Lamotrigine like other mood stabilizers blocks NMDA-mediated signalling involving the arachidonic acid cascade, which may also be responsible for its effectiveness. An up-regulated brain arachidonic acid cascade and a hyperglutamatergic state characterize bipolar disorder, as has been found in post-mortem brain tissue. Lamotrigine is reported to interfere with glutamatergic neurotransmission involving NMDA receptors, which allow extracellular calcium into the cell, thereby stimulating calcium-dependent cytosolic phospholipase A2 to release arachidonic acid from membrane phospholipid. (Ramadan et al., 2012)
The best use of lamotrigine in the treatment of bipolar disorder, and its overall use for the condition, is still being debated. However, findings have illustrated the importance of lamotrigine in alleviating the depressive symptoms of bipolar disorder, without causing mood destabilization or precipitating mania. Lamotrigine stabilizes mood from “below baseline”, preventing switches to mania or episode acceleration in bipolar I and bipolar II disorder. (Prabhavalkar, Poovanpallil, & Bhatt, 2015) In bipolar disorder as compared with its use in treatment for epilepsy, lower lamotrigine serum concentrations seem to lead to therapeutic benefit. (Unholzer & Haen, 2015)
Currently, no mood stabilizers are available having equal efficacy in the treatment of both mania and depression, two of which forms the extreme sides of the bipolar disorder (Prabhavalkar, Poovanpallil, & Bhatt, 2015). A recent study, however, suggested that lamotrigine may be more suitable for maintenance treatment in bipolar II than in bipolar I. (Terao, Ishida, Kimura, Yarita, & Hara, 2017) In a wider literature search (Amann, Born, Crespo, Pomarol-Clotet, & McKenna, 2011), which also included unpublished data, lamotrigine showed efficacy in the prophylaxis of bipolar disorder, more so in depressive than manic episodes. There was no evidence of effectiveness in the acute treatment of mania, mixed episodes, unipolar depression or rapid-cycling bipolar I disorder. Its effect in the acute treatment of bipolar depression was at most small. (Amann, Born, Crespo, Pomarol-Clotet, & McKenna, 2011) In another study, adjunctive lamotrigine led to sustained improvement of bipolar II depression and was generally well-tolerated. The number of prior hospitalizations for depression affected response to lamotrigine. Suicide attempters with bipolar II depression show poor response to lamotrigine (Chang, Moon, Cha, & Ha, 2010)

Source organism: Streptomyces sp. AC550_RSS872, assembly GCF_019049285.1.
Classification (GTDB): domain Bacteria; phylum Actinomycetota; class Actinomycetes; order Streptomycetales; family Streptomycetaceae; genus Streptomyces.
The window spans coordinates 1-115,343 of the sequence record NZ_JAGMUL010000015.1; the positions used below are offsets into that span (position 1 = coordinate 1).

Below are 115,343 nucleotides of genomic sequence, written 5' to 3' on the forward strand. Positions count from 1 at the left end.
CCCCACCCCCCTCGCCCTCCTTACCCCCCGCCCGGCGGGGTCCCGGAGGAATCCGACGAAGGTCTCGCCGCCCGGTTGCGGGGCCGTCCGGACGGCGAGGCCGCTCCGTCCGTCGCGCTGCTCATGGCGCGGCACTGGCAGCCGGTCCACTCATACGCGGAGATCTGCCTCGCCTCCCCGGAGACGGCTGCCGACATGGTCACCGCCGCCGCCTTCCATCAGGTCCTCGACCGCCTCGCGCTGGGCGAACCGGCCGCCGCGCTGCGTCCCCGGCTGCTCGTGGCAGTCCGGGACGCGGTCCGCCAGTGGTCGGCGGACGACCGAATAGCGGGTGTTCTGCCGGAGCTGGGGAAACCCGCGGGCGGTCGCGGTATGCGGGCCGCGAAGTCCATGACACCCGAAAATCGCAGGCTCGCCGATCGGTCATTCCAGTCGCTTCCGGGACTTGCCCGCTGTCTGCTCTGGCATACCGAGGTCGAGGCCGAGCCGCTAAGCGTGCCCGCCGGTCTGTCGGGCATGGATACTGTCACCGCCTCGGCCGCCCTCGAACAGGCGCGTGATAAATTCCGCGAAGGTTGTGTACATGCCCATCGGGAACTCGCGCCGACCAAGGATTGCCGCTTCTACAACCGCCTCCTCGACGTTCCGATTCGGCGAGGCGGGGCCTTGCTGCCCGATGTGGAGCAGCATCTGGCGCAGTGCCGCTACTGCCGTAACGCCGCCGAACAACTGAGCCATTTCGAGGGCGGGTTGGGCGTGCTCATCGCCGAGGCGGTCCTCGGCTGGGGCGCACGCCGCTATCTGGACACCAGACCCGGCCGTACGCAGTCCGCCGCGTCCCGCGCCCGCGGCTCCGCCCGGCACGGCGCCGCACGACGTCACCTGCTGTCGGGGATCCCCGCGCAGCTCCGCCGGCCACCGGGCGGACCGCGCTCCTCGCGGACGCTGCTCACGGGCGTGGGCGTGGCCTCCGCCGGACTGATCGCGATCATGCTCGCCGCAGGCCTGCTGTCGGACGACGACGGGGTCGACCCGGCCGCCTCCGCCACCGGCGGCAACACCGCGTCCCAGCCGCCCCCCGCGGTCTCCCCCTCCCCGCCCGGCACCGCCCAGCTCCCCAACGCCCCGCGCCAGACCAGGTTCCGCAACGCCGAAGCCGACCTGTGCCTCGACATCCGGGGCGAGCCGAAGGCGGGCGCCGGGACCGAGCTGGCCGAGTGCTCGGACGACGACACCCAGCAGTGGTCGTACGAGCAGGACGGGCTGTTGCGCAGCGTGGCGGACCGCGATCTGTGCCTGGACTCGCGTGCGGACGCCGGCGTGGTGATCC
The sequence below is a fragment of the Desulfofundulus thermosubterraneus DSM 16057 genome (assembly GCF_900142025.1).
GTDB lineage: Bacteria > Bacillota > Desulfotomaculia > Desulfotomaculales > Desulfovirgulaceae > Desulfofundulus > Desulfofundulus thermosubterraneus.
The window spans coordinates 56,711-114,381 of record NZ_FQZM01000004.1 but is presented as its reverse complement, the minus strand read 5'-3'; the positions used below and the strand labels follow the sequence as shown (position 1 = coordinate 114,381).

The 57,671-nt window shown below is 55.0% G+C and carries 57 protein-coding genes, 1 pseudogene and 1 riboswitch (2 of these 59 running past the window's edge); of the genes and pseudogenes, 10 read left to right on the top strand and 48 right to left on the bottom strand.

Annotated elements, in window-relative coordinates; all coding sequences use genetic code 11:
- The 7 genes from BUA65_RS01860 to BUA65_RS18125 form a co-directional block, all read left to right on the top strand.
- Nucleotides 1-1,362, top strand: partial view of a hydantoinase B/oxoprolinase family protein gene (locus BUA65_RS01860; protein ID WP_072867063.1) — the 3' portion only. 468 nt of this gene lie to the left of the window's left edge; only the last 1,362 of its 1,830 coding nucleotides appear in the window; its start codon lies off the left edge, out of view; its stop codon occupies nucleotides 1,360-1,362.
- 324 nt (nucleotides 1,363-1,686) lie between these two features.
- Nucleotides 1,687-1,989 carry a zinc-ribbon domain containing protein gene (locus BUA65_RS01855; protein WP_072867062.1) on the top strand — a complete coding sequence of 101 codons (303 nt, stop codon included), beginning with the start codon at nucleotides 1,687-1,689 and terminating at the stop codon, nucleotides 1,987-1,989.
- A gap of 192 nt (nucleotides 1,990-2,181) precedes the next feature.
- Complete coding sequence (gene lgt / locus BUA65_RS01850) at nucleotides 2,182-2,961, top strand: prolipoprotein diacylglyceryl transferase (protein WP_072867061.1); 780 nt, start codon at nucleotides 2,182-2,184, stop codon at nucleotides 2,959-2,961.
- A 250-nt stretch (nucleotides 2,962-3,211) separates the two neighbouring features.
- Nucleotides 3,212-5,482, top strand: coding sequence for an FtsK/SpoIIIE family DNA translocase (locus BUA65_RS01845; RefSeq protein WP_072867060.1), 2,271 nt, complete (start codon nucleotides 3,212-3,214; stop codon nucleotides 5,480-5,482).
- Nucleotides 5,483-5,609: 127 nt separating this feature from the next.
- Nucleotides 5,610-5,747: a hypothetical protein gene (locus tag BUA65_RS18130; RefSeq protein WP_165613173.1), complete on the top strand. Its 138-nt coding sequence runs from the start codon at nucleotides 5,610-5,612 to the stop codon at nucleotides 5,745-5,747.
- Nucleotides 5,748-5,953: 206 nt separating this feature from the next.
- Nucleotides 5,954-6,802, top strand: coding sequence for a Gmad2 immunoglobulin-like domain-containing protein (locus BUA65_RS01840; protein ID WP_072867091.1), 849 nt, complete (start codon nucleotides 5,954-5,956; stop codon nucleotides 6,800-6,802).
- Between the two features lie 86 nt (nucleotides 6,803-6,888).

In a systematic literature review and random-effects meta-analysis of depression ratings, response, remission, and adverse effects on randomized controlled trials comparing lamotrigine to placebo or other agents with antidepressant activity in unipolar or bipolar depression, lamotrigine was superior to placebo in improving unipolar and bipolar depressive symptoms, without causing more frequent adverse effects or discontinuations. Lamotrigine did not differ from lithium and the combination olanzapine and fluoxetine. (Solmi et al., 2016) However, in a randomized, placebo‐controlled maintenance study of treatment for bipolar depression the combination of lamotrigine and divalproex generally provided greater maintenance efficacy than Lamotrigine alone for depressive indices in recently depressed bipolar patients. (C. L. Bowden et al., 2012)
Open‐label lamotrigine treatment appears to be beneficial in the treatment of bipolar disorder and associated conditions in children. (Biederman et al., 2010) In another study on a paediatric population, there seemed to be significant improvement in cognitive abilities in patients with bipolar patients treated with lamotrigine that was most prominent in the areas of working memory and verbal memory and that occurs along with mood stabilization. A study comparing the efficacy of adding on lamotrigine versus placebo in 10- to 17-year-olds with bipolar I disorder who were receiving conventional bipolar disorder treatment failed to detect a benefit of adding on lamotrigine, while the investigators speculated that it may be of benefit in a subgroup of older adolescents. (Findling et al., 2015)
In an uncontrolled trial with bipolar depressed elders, lamotrigine was associated with improvement in depression, psychopathology, and functional status. Although there was a moderate number of adverse events, particularly falls, a link with the medication could not be clearly determined dues to the nature of the uncontrolled trial. (Sajatovic et al., 2011)
About one-third of lithium-treated patients are excellent responders, showing total prevention of the episodes, and these patients are clinically characterized by an episodic clinical course, complete remission, a bipolar family history, low psychiatric co-morbidity and a hyperthymic temperament. (Rybakowski, 2013)